Time for a brand new series from Marvel for a character who has probably deserved her own comic for quite a while now… Storm!
X-Men and to a lesser extent, Black Panther haven’t been my most read titles; however, this is a brand new series and I’m hoping it’ll tell me all I need to know about her. Plus, it’s got Greg Pak writing and Victor Ibanez drawing and that’s always a good thing! Is it though? Is it good?
Storm #1 (Marvel Comics)
Meet Ororo Munroe, AKA Storm. She is a mutant, a princess, headmistress for some school for the gifted you might have heard about, and was once a queen at some point in time (which people don’t seem to like talking about).
Now, she is out and about stopping a gigantic tsunami from wiping out a village and then dealing with international politics. She then gets to deal with some school politics revolving around a student codenamed Flourish/Creep. She lives an interesting life, doesn’t she?
She is also very awesome as well.
Storm #1 does what a good first issue should do: it presents a main character, who’s fleshed out and likeable, and gives you a reason to care about them. Storm is fantastic and well presented in the book; she’s very likeable, wise, caring, has strong values and beliefs, but isn’t without her character flaws. Flaws are important, since they help us connect more with the character and makes them feel more human to us. (And also steers them away from Mary Sue status.) As such, Storm herself is great here because writer Greg Pak really gets her, so fans of the character should be able to love this book. Plus, new people not as familiar should come away liking her as well.
Story-wise, I would compare this to Black Widow or She-Hulk’s first issue. It’s a simple done-in-one that’s more about establishing the main character to the audience and getting them to like the lead rather than starting an epic tale or pushing boundaries that main character happens to be a part of. This whole issue is about getting to the heart of who Storm is and how she views or deals with situations. For what it does, it does very well and it leaves me interested in seeing more adventures with her. Hopefully, we get some bigger stories as time goes on, but for right now, this was a good start.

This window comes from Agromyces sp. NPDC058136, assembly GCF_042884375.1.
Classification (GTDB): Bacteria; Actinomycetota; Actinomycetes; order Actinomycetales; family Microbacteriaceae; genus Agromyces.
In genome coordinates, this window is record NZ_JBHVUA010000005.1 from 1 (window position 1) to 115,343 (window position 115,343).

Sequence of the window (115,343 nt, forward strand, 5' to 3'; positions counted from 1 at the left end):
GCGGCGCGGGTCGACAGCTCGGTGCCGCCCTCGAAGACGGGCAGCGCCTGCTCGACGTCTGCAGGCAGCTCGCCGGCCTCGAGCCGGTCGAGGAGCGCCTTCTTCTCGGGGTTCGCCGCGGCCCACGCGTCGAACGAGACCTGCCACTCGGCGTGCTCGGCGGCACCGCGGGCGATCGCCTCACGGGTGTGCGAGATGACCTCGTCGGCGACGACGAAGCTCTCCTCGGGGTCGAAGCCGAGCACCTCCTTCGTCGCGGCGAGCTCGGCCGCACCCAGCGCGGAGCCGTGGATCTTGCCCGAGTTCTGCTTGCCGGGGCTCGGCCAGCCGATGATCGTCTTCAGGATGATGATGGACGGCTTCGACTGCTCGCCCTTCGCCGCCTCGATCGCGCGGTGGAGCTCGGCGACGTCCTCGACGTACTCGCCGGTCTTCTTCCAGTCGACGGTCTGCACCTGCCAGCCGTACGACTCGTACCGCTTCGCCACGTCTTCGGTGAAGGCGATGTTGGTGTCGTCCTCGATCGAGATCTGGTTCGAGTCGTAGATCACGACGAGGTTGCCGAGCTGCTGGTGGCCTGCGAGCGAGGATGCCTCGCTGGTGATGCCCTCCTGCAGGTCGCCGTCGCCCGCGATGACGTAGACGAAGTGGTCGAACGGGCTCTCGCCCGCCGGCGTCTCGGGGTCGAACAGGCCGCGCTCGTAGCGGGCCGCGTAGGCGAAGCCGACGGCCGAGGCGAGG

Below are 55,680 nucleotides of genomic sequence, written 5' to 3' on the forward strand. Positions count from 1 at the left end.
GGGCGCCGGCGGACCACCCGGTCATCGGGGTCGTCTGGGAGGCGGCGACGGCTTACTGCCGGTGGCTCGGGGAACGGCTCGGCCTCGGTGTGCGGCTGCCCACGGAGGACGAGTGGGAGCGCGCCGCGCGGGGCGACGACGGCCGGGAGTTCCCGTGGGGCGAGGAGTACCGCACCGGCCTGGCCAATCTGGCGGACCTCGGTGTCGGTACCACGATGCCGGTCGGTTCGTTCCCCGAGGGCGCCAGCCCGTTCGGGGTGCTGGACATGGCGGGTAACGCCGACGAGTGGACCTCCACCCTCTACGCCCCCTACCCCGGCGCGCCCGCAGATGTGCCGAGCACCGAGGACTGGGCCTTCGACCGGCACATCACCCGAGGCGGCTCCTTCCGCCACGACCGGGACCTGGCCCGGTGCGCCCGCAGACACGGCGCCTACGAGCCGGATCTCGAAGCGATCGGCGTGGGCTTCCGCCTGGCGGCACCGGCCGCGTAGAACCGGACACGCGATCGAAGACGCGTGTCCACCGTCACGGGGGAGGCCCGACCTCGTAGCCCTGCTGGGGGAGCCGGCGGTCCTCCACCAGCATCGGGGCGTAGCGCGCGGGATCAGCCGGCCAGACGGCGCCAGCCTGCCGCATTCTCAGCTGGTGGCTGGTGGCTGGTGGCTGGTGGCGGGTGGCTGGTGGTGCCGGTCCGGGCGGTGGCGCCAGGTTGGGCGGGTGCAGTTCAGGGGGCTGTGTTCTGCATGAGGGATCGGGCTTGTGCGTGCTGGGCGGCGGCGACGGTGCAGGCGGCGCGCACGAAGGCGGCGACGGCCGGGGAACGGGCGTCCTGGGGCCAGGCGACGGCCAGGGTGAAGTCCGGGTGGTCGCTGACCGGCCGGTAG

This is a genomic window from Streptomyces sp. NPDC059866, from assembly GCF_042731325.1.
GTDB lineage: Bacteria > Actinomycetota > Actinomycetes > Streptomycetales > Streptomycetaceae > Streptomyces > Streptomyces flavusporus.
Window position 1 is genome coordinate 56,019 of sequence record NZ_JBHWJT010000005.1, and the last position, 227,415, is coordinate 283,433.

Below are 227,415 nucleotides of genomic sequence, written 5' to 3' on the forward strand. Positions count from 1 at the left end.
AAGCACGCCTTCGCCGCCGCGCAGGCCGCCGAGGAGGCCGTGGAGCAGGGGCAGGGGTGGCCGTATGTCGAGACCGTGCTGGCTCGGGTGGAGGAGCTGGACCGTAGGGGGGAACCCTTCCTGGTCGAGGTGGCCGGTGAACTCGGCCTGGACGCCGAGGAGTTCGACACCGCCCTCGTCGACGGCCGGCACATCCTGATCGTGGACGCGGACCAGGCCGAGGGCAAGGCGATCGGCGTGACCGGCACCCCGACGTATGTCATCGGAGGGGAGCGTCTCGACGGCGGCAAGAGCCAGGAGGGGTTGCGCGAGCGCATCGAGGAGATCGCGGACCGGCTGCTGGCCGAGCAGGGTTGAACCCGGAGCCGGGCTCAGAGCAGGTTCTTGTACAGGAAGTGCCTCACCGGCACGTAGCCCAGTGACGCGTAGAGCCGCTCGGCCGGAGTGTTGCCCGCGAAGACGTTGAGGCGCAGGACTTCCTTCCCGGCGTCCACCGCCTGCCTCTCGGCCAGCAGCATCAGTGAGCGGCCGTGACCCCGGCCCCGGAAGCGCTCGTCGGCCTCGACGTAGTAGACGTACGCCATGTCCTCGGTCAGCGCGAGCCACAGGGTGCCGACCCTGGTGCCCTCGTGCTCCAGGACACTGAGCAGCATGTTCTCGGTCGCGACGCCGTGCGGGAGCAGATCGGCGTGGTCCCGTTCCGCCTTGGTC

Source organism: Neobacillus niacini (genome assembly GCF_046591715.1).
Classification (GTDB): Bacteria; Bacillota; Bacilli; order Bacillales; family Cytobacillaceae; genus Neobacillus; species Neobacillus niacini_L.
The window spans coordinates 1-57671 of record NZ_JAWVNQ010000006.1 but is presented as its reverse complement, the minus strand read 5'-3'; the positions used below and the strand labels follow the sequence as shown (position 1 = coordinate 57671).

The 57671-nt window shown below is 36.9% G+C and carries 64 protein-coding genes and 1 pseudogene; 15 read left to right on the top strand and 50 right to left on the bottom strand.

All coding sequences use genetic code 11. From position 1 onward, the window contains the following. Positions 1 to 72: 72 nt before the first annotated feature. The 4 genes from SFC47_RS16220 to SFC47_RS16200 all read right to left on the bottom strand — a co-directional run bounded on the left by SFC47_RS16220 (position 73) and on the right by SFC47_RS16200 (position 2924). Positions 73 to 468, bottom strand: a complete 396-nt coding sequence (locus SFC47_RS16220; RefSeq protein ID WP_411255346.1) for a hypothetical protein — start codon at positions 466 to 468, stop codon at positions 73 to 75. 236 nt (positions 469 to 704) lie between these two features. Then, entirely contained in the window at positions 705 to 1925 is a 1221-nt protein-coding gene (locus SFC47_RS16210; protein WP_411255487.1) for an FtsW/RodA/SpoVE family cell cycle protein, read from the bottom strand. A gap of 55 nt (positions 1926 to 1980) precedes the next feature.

Umm… sir? Let’s not be a douche to the woman who stopped a hundred foot tall wave, alright?
Greg Pak’s writing is good overall. The pacing is good, the story structure is well constructed, and the dialogue and narration feature some good lines. I did like the touch of humor now and then in some scenes. The ending was also done well and left off on a good note (hopefully, that character will appear again in the future). All in all, it was a well put-together book.
The artwork by Victor Ibanez is pretty good overall. The artist really captures the grace and sophistication of Storm, along with her powers and emotions, without over sexualizing her. The rest of the cast looks good as well, though they become less detailed the farther they are in the back.
Storm’s powers and actions look splendid and well done, the coloring looked good, and the layouts were easy to follow (one page looked a bit off though). Ibanez at one time drew a few issues of Swamp Thing and you can definitely see some of the skill with how he drew plant life and plant-like powers being transferred here to the elemental nature of Storm. Good to know he hasn’t lost his touch.
Careful Storm, I think that’s the Avatar of the Grey. Best approach the situation carefully.
Is It Good?
Storm #1 is a great start for this new series and perfect for fans of the character, since the writer really understands and captures Storm’s character very well. The writing is solid and the artwork overall looks fantastic. If you love the character or have a passing interest in her, definitely give the comic a shot. This is just what you are looking for.
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